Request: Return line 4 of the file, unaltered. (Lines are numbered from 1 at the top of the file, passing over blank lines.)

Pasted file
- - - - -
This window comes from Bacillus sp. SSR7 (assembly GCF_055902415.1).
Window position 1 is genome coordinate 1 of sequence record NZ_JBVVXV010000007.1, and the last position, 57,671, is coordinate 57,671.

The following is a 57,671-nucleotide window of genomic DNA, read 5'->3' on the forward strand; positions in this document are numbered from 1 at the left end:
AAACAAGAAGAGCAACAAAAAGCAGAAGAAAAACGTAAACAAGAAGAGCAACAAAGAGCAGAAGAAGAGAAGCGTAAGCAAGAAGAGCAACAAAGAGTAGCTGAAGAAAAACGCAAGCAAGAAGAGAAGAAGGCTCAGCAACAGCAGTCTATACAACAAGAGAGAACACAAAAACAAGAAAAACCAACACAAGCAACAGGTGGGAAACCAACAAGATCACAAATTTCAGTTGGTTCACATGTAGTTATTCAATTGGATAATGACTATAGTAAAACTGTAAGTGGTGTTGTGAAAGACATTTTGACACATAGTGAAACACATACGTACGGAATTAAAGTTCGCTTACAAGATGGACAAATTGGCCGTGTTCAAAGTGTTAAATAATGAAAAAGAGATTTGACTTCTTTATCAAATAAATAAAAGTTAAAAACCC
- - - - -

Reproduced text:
AAACAAGAAGAGCAACAAAAAGCAGAAGAAAAACGTAAACAAGAAGAGCAACAAAGAGCAGAAGAAGAGAAGCGTAAGCAAGAAGAGCAACAAAGAGTAGCTGAAGAAAAACGCAAGCAAGAAGAGAAGAAGGCTCAGCAACAGCAGTCTATACAACAAGAGAGAACACAAAAACAAGAAAAACCAACACAAGCAACAGGTGGGAAACCAACAAGATCACAAATTTCAGTTGGTTCACATGTAGTTATTCAATTGGATAATGACTATAGTAAAACTGTAAGTGGTGTTGTGAAAGACATTTTGACACATAGTGAAACACATACGTACGGAATTAAAGTTCGCTTACAAGATGGACAAATTGGCCGTGTTCAAAGTGTTAAATAATGAAAAAGAGATTTGACTTCTTTATCAAATAAATAAAAGTTAAAAACCC